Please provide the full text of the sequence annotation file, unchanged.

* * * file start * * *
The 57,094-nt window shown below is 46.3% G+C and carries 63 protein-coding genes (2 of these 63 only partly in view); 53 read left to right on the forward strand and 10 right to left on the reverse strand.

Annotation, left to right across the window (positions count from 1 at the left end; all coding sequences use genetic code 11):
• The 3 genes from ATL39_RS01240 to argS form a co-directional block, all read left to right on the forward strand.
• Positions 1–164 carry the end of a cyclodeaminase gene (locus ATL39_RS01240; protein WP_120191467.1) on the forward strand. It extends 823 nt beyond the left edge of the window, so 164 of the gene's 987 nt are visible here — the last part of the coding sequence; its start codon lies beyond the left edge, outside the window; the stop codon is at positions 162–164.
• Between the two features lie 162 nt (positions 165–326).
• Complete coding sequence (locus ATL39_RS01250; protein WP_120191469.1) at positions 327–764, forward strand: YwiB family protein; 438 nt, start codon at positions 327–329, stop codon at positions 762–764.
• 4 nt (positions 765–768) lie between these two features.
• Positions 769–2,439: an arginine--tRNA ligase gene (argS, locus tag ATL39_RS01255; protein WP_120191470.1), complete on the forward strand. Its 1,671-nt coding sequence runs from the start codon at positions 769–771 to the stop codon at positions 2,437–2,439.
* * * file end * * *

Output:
The 57,094-nt window shown below is 46.3% G+C and carries 63 protein-coding genes (2 of these 63 only partly in view); 53 read left to right on the forward strand and 10 right to left on the reverse strand.

Annotation, left to right across the window (positions count from 1 at the left end; all coding sequences use genetic code 11):
• The 3 genes from ATL39_RS01240 to argS form a co-directional block, all read left to right on the forward strand.
• Positions 1–164 carry the end of a cyclodeaminase gene (locus ATL39_RS01240; protein WP_120191467.1) on the forward strand. It extends 823 nt beyond the left edge of the window, so 164 of the gene's 987 nt are visible here — the last part of the coding sequence; its start codon lies beyond the left edge, outside the window; the stop codon is at positions 162–164.
• Between the two features lie 162 nt (positions 165–326).
• Complete coding sequence (locus ATL39_RS01250; protein WP_120191469.1) at positions 327–764, forward strand: YwiB family protein; 438 nt, start codon at positions 327–329, stop codon at positions 762–764.
• 4 nt (positions 765–768) lie between these two features.
• Positions 769–2,439: an arginine--tRNA ligase gene (argS, locus tag ATL39_RS01255; protein WP_120191470.1), complete on the forward strand. Its 1,671-nt coding sequence runs from the start codon at positions 769–771 to the stop codon at positions 2,437–2,439.